Egwald Statistics: Probability and Stochastic Processes
by
Elmer G. Wiens
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Distributions  Sampling Distributions  Sample Mean  Hypotheses Testing  Random Walk
 References
Sampling Distributions.
A. ChiSquare Distribution
The chisquare distribution is the gamma distribution with alfa = .5 and beta = nu / 2, where nu = degrees of freedom. If the random variable X has the N(0, 1) distribution, then X^^{2} has the chisquare distribution with nu = 1 degrees of freedom. If each random variable of { X_{1}, ..., X_{n}} has the N(0,1) distribution, and
Y = X_{1}^^{2} + . . . + X_{n}^^{2}
then the random variable Y has the chisquare distribution with nu = n degrees of freedom.
The density of the chisquare distribution is:
f(y) = K * .5^^{nu/2} * y^^{(nu2)/2} * exp(y/2)
where K = 1 / G(nu/2) and G = the gamma function.
Density of the ChiSquare Distribution with nu degrees of freedom
B. Studentt Distribution
The density of the Studentt distribution is:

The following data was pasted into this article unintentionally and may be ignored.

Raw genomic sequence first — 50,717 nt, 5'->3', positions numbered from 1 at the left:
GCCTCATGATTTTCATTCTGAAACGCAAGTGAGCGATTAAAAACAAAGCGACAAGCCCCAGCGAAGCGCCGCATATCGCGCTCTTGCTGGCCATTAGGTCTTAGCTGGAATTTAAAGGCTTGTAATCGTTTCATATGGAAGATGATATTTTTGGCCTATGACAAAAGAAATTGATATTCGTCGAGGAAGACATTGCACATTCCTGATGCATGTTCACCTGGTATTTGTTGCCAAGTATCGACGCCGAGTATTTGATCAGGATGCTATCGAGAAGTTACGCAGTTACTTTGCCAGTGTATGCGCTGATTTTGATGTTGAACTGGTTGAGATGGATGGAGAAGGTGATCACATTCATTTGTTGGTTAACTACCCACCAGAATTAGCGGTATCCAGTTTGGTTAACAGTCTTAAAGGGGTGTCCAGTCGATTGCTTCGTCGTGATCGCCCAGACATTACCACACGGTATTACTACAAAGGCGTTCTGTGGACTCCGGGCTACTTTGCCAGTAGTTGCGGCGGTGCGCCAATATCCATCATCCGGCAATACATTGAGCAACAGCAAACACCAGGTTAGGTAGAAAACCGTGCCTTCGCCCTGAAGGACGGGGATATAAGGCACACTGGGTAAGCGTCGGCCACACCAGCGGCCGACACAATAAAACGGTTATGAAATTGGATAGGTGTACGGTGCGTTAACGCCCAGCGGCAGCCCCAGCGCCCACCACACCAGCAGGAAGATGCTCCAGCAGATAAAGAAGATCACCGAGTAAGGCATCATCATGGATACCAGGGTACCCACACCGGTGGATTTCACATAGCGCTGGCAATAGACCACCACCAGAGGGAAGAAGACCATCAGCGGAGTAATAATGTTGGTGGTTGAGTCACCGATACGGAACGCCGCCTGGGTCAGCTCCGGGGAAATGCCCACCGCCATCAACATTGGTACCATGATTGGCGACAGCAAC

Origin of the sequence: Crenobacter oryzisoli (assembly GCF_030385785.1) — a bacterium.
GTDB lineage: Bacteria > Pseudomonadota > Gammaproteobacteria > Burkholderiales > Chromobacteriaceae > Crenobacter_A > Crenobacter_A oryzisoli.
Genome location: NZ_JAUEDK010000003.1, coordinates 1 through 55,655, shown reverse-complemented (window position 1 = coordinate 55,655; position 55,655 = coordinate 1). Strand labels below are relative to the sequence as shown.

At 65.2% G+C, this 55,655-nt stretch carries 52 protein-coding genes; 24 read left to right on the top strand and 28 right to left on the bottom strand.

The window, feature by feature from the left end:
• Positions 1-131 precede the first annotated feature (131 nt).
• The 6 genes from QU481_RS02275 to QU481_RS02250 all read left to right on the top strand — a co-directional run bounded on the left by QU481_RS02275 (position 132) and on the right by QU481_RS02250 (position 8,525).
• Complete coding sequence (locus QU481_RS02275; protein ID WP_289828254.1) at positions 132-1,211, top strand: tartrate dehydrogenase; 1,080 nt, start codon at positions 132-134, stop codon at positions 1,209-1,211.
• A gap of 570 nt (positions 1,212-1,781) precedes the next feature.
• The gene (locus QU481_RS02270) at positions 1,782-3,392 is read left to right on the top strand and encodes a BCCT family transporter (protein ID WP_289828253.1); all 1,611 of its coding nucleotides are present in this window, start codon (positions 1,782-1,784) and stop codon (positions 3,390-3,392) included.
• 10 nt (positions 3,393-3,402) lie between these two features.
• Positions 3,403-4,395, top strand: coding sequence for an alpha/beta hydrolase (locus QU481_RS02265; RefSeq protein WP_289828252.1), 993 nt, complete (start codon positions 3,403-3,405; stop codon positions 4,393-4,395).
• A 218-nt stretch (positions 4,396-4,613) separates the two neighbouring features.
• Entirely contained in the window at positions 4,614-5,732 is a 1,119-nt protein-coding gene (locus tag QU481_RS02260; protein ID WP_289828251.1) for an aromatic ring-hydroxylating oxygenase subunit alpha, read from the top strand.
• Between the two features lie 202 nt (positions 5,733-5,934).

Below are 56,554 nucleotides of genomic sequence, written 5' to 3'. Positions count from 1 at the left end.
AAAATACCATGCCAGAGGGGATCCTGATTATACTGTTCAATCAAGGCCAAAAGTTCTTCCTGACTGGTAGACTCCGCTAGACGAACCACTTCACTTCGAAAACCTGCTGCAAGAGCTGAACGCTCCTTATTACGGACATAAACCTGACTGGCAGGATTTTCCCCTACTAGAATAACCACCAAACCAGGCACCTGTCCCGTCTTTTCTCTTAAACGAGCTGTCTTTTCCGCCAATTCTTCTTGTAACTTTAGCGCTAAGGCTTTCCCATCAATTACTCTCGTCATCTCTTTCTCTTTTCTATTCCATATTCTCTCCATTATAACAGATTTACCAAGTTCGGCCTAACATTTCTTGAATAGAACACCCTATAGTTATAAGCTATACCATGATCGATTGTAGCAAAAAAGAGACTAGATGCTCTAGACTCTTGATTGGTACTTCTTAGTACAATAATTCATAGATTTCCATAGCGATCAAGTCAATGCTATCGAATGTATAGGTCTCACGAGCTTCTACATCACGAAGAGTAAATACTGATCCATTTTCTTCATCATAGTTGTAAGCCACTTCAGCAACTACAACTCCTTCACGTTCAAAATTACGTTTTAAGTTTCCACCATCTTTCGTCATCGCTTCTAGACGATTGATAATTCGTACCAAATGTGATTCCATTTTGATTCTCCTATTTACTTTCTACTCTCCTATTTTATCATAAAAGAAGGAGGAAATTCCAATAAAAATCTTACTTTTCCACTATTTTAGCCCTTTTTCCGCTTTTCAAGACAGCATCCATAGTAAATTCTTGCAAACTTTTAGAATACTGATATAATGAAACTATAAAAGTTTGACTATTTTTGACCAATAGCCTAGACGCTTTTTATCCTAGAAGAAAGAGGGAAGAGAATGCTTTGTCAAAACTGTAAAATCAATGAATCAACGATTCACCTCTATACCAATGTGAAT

f(t) = G(nu/2 + 1/2) * (1 + t^^{2} / nu)^^{(nu+1)/2} / sqrt(nu * pi) * G(nu/2)
where G is the gamma function and nu = degrees of freedom.
Density of the Studentt Distribution
If the random variable X has the standard normal distribution, and the random variable Y has the chisquare distribution with nu degrees of freedom, then the random variable T defined as:
T = X / sqrt(Y/nu)
has the Studentt distribution with nu degrees of freedom.
C. F Distribution
The density of the F distribution with r and s degrees of freedom is:
f(x) = c * x^^{(r/s)1} / (1 + r * x / s)^^{(r + s)/2}
where c = G((r + s)/2) * (r/s)^^{(r/2)} / [G(r/2) * G(s/2)] and G is the gamma function.
Density of the F Distribution
If the independent random variables U and V have chisquare distributions with r and s degrees of freedom, respectively, then the random variable
F = (U / r) / (V / s)
has the F distribution with r and s degrees of freedom.